Trading me for a life well-lived might have to be good enough.

“Remember that sometimes not getting what you want is a wonderful stroke of luck.” ― Dalai Lama XIV

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What to do when a relative or friend is a recovering addict

nobel.jpgI’ve been clean for a long, long time now. My DOC (drug of choice), Vicodin, is a distant memory now, but I will admit there are days when my resolve weakens.

My mind drifts and I fantasize about how good it felt, only to shake my head back out of the fog of remembrance and back to reality. The reality is, going back to that lifestyle is not an option for me. It is incompatible with my goals and the things I can do with my life now.

The challenge is in remembering this fact even in the worst of times. I was an addict and part of me always will be.

Does a prior addiction history mean that I should be sentenced to a life where I am not allowed to be gainfully employed or obtain educational opportunities? Should I be denied college entrance because I abused painkillers? Should someone not hire me because of something I did ten years ago? At some point is it okay to be great again?

There are people out there who believe this is exactly what should happen. For these people, no penance is or ever will be enough.

I don’t understand this unforgiving mindset. I have often said that if I were to receive the Nobel Prize for Medicine, a certain person in my life would be sitting on the sidelines commenting that the Nobel Prize committee must have lowered their standards by giving the award to someone with an addiction history.

Addiction is defined by the NIDA as a disease. Part of the addictive disease process is a maladaptive learning history. For instance, at some point, I learned that taking an opiate was an efficient means of feeling better. Whatever it was I was feeling bad about — or even that which made me feel great — it was made better by introducing an opiate high. Yet, for many, many people, this addictive process never happens. Other things make them happy. Family. Friends. A sunny sky. A good cup of coffee. A great TV show. Sports. Something fills that need — and yet, often in addiction, the most direct route to feeling “better” is discovered to be a drug or a bottle of booze. Frequent, habitual use of this substance/s leads to altered brain function.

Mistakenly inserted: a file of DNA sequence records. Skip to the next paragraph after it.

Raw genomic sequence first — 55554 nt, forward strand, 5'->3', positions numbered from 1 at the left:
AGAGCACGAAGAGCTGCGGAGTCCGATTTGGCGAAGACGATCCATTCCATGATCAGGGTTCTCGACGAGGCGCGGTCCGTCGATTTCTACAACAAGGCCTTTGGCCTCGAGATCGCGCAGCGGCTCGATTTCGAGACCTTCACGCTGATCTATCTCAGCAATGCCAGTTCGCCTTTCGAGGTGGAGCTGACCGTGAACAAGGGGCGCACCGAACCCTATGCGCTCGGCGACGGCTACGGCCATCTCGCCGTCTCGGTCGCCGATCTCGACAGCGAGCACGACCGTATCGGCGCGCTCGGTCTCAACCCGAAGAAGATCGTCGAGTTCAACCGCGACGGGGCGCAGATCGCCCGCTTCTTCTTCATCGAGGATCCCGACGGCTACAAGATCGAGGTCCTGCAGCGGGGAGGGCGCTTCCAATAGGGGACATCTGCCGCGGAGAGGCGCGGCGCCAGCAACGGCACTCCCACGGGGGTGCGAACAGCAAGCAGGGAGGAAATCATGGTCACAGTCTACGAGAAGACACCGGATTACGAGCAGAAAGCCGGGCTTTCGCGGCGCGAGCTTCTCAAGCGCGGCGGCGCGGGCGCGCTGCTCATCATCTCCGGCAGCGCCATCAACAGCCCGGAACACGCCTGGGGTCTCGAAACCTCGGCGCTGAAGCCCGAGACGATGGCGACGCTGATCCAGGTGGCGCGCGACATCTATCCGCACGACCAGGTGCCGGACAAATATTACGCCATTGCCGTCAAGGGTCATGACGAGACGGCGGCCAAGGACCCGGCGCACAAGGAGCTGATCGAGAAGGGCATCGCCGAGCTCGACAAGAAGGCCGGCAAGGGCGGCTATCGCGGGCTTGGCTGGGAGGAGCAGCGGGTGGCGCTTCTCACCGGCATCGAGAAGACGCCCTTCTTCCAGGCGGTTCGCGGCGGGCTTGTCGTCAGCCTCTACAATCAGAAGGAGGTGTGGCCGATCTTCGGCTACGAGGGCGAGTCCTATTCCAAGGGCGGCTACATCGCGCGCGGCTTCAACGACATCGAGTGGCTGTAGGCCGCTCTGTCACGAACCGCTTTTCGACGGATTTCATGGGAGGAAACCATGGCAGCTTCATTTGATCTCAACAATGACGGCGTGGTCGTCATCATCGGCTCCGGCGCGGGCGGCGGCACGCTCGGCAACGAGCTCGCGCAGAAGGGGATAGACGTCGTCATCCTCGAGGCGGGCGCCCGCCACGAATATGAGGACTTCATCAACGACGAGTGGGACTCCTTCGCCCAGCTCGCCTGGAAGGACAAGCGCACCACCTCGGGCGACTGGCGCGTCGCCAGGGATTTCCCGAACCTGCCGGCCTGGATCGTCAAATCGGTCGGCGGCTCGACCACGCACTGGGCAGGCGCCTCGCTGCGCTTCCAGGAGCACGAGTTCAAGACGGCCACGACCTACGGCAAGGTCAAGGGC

And just like a person with diabetes needs to be on medication, the addict needs to obtain treatment too — often involving abstinence from the addictive substance. But often, the only real successful treatment deals with the core issues and the maladaptive process. The brain needs to relearn how to deal with the world in a more socially acceptable (and far less harmful way). And like someone with diabetes, treatment requires daily maintenance.

Can the diabetic relapse? Yes. Can the addict relapse? Yes.

So why is it the diabetic is treated with more respect than the addict?

I realize this is far from a perfect analogy, but I do wish families and friends would think before speaking to their addict friend or family member. Cruelty helps no one.

I have been clean for years. Yet, because I “came out” last year to my friends and family as an addict, I have had to deal with prejudicial statements and attitudes from a couple of people that attempt to pigeonhole me as hopeless. I suppose it would surprise no one that this judgmental attitude about addiction is precisely why I never “came out” before. Fortunately for me, most of my friends were amazingly understanding and being privy to this long-held secret only deepened our friendship.

However, the narrow-minded negative reaction is exactly what my pessimistic mind had expected and is very disappointed in.

I can say that my prior addiction history hasn’t been much of a hindrance in any way (except in my own mind). Schools have so far had no problem with it, and my current employer (who does extensive background checks and expensive hair drug testing) found it suitable to employ me. And I’m great at both.